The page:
Most people intuitively know what racism is—or do they? Have you ever really thought about racism? Have you ever tried to define it?
Racism, of course, is a type of bigotry, which includes sexism, ageism, and homophobia. Bigotry is generally a bad thing, but it can be surprisingly complex. Bigotry often overlaps with nationalism, for example. Consider the following examples.
- The people who ruled ancient empires often thought they were superior to the “barbarians,” “heathen,” or “pagans” they ruled over.
- Adolf Hitler supposedly thought the German people were superior to other groups of people. (Even though he said as much in his famous book Mein Kampf, I have my doubts. More about that elsewhere.)
- Americans think the U.S. is superior to other countries.
- Many white Christians think they’re superior to non-Christian, non-white U.S. citizens.
- Jews think they’re God’s chosen people, and they have been openly practicing genocide in Israel since its creation in 1948.
To cut to the chase, let’s broadly describe racism as harboring ill will towards or hurting or discriminating against people based on their race. This definition works quite nicely in general, but a student of philosophy might question it. For example, consider the Sioux warriors who massacred General George Armstrong Custer and the soldiers under his command on the prairies of Montana. Were they racist?
We could argue that they didn’t kill Custer’s men because they were white. Rather, they killed them because they were soldiers who were on a mission to kill Indians.
However, the Battle of the Little Bighorn was just one episode in a vast genocide that began when Christopher Columbus (who was probably a Jew, by the way) blundered into the Caribbean, discovering America for Spain. Christopher’s discovery spawned an orgy of slavery, rape, torture, and murder that continues today. As a result, there are many Native Americans, from Alaska to Argentina, who hate white people. Are they racist?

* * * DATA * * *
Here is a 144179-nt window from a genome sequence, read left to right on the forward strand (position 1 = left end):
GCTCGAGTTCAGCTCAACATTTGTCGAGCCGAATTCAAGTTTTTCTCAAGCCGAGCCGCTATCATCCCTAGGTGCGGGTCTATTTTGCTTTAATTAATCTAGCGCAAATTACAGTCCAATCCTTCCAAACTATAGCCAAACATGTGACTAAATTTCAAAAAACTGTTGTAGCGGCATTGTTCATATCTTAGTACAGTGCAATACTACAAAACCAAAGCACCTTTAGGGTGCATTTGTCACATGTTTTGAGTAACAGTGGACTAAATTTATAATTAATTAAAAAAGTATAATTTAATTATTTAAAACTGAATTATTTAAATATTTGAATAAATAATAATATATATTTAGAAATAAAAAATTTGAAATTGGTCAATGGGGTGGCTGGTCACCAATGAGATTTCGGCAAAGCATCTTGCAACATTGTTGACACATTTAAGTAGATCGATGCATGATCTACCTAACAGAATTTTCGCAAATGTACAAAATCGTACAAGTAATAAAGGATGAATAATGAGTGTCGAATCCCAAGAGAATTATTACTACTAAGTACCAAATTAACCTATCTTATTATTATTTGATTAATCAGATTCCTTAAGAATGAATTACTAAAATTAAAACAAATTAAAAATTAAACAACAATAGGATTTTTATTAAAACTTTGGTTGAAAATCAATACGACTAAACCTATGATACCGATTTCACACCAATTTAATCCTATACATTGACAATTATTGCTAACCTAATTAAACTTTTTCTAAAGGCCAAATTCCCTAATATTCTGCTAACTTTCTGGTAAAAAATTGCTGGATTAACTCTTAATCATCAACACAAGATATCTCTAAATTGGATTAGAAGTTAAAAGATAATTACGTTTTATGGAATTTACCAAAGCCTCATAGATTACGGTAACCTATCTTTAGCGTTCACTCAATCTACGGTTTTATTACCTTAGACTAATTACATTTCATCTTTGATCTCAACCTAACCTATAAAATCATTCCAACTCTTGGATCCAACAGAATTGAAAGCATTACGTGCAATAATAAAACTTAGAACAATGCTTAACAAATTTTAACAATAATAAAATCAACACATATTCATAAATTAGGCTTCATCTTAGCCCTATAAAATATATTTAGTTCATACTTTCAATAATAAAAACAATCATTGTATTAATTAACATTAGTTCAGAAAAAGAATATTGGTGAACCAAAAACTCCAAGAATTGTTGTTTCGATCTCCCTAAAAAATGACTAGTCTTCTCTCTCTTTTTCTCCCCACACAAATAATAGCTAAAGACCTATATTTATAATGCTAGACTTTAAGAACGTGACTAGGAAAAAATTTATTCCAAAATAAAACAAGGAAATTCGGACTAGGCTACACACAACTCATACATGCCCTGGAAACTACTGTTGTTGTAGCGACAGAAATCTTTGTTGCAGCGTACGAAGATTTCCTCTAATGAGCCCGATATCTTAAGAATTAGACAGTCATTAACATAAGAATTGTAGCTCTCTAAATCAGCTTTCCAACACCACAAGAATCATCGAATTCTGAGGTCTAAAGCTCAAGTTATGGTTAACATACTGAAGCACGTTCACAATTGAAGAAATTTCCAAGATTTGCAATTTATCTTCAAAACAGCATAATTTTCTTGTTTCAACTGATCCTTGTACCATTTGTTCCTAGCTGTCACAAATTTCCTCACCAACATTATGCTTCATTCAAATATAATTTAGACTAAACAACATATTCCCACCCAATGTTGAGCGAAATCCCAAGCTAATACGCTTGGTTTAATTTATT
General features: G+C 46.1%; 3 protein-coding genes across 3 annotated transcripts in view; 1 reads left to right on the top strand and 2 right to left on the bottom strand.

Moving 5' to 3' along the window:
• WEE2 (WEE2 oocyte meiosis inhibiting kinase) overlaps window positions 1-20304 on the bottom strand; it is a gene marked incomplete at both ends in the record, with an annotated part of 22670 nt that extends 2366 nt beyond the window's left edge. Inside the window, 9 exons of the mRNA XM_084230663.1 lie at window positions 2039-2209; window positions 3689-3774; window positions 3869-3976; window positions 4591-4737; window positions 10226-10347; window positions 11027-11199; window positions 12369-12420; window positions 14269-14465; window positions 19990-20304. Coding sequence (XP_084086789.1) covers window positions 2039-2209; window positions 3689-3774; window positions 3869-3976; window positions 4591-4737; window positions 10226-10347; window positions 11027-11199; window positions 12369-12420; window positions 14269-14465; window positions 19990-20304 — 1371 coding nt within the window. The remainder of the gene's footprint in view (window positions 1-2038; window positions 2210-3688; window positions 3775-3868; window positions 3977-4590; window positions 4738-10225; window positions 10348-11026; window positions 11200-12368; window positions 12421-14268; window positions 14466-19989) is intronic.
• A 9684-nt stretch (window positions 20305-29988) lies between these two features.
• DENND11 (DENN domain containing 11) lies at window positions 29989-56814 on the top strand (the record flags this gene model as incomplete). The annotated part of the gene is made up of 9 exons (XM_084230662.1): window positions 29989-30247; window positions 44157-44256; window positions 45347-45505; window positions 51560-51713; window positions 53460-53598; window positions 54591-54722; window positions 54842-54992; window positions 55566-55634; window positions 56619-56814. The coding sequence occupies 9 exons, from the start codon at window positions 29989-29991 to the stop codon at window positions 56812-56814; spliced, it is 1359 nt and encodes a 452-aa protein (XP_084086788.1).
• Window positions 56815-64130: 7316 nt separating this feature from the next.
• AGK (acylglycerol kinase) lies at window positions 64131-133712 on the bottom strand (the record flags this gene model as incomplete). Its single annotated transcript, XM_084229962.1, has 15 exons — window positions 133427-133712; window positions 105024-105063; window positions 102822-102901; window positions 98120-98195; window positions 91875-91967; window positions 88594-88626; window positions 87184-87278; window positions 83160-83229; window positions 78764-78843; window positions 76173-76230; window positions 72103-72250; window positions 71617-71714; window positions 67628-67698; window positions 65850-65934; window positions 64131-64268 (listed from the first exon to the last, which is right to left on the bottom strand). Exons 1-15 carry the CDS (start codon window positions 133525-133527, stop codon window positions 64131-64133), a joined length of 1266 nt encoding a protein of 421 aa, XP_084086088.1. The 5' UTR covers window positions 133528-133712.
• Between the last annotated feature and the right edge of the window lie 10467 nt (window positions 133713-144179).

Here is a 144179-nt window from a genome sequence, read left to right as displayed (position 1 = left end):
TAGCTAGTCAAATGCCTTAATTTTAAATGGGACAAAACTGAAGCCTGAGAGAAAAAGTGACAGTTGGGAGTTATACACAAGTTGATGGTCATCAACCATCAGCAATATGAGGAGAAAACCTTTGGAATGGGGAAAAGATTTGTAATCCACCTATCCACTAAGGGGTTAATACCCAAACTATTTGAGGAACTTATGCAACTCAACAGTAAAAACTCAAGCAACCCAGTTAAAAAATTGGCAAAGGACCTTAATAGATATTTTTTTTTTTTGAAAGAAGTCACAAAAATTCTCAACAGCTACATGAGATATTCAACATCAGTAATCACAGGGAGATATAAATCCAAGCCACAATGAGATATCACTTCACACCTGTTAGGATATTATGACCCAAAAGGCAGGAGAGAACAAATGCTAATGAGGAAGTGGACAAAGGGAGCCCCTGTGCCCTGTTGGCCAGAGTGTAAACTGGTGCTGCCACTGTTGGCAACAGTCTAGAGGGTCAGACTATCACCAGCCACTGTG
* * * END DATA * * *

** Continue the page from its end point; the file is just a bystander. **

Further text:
I think the key word that’s missing from most definitions of racism is truth, or honesty. If a person hates white people just because they’re white, that’s racism. However, if a person hates white people because they have comprised the dominant global power structure for 500 years and have therefore become the masters of corruption, exploitation, and war, that’s a little different. We either need to modify our definition of racism, or we need to coin a new word for the justifiable hatred of people who are different from us.
There’s still room for some fine-tuning. For example, if a group of protesters labeled me an evil white protester, I could tell them about my websites, explaining that I’m not a typical white, racist asshole. On the contrary, I fight against evil people, regardless or race, creed, or color.
In this spirit, I have no problem with African people who hate white people, the U.S., or Israel. Nor do I have a problem with Latin Americans or Asian people who hate white people, the U.S., or Israel, though I would obviously prefer that their hatred is tempered with some understanding of the complexities of race, society, and politix.
But what about people who hate Jews—not just Israeli Jews or Zionists, but all Jews? I’m glad you asked.